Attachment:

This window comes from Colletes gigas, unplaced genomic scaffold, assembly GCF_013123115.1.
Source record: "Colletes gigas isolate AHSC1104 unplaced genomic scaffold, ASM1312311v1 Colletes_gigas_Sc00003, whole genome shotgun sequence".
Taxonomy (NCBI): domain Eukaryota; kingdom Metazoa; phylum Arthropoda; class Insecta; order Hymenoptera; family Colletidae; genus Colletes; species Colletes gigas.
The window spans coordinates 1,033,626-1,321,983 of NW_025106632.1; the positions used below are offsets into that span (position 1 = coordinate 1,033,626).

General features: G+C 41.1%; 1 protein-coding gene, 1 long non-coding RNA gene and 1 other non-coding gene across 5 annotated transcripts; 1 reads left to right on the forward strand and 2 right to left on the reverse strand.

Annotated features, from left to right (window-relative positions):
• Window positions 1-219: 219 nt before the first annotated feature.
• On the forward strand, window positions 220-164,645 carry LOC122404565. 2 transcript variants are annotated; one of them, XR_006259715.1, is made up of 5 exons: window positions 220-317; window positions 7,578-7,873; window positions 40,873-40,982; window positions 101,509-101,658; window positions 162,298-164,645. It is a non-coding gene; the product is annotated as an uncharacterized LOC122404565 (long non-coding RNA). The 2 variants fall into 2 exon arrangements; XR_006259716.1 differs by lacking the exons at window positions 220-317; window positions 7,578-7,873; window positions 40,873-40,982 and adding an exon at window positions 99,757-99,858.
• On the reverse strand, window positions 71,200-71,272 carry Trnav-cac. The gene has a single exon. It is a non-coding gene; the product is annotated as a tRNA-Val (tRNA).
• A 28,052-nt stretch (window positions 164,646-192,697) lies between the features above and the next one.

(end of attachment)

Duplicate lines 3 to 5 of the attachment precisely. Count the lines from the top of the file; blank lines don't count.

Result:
Taxonomy (NCBI): domain Eukaryota; kingdom Metazoa; phylum Arthropoda; class Insecta; order Hymenoptera; family Colletidae; genus Colletes; species Colletes gigas.
The window spans coordinates 1,033,626-1,321,983 of NW_025106632.1; the positions used below are offsets into that span (position 1 = coordinate 1,033,626).

General features: G+C 41.1%; 1 protein-coding gene, 1 long non-coding RNA gene and 1 other non-coding gene across 5 annotated transcripts; 1 reads left to right on the forward strand and 2 right to left on the reverse strand.